How is Ethereum, in particular, a Ponzi scheme? How does new investors' money pay previous investors? How would a bank run and collapse even be possible in principle? (Sure, if everyone sells the price will go down, but as long as there are markets it will always be possible to sell. It is pretty similar to a publicly traded stock in this regard). Ethereum has a burn mechanism whereby ETH is burned in proportion to useage of the network. People using the network pay fees. This is actually more than balancing the new production of ETH for interest paid to stakers, so the net supply is actually reducing slightly now (and is unlikely to increase much even if there is low usage - see ultrasound.money). Proof-of-Stake is kind of like an interest bearing savings account (although in a highly volatile currency). And it's not just open to the rich - to run your own node you need 32 ETH, but there are plenty of 3rd party services that offer staking to people putting in even very small amounts (e.g. 0.1 ETH or less; this does require you to factor in counterparty risk; but you also need to do this for savings accounts etc). [None of this is financial advice.] 
Andrew Rose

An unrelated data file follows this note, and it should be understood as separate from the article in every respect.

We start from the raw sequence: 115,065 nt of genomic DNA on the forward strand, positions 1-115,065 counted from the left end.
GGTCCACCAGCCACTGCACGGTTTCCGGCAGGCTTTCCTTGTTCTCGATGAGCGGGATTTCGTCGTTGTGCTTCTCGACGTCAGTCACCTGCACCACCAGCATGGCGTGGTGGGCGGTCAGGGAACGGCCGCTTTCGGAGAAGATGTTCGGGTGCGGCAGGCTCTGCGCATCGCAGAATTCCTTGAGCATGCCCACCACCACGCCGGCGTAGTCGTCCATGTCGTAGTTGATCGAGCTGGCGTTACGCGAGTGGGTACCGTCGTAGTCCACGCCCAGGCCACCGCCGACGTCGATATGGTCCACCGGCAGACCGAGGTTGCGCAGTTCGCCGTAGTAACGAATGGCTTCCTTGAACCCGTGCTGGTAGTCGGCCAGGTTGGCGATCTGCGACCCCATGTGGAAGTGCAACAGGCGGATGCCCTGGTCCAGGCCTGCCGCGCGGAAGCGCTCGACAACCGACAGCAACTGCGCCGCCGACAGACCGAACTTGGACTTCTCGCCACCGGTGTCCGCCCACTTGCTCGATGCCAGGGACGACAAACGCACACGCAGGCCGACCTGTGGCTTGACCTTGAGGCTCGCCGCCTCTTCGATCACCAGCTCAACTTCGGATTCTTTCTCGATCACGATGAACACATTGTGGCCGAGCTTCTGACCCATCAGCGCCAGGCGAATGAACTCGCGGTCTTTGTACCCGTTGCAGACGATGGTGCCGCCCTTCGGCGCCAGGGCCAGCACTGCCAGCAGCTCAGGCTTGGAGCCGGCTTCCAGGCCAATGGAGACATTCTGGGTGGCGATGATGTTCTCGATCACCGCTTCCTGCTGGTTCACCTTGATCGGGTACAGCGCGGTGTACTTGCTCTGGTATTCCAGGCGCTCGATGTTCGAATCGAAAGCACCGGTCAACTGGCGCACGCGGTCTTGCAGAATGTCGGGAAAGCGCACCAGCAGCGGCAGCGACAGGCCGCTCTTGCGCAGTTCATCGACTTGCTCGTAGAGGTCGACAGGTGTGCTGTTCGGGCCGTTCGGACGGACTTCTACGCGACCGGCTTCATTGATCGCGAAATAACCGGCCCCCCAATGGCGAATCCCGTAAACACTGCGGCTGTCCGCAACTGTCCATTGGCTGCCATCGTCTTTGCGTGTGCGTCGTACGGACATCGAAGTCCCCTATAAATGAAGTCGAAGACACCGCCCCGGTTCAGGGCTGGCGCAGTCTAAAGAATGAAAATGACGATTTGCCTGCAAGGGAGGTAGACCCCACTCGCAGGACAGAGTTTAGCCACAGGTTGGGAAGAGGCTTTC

1. How is Ethereum, in particular, a Ponzi scheme? How does new investors' money pay previous investors? New investors' money pays previous investors whenever someone buys Ethereum from someone else. That's what buying crypto fundamentally is: a new investor is paying a previous investor. That's the fundamental building block of the crypto "economy". That's why they're all Ponzi schemes. 1. How would a bank run and collapse even be possible in principle? It's happened many times already. The price of crypto collapses regularly, and then people who haven't learned the obvious lesson decide to "buy the dip". 1. "It is pretty similar to a publicly traded stock in this regard." The difference is that a stock confers part ownership of a business, whereas crypto's value is entirely speculative; it's only valuable because other people think it is. The entire "value" of a cryptocurrency is derived from hype, like any Ponzi asset. 1. "It's not just open to the rich." The more money you have, the more crypto you can buy. Thus, between collapse cycles, "investors" make profit in direct proportion to the amount of pre-existing wealth that they could afford to invest. In this way, speculative assets systematically transfer wealth from poor to rich.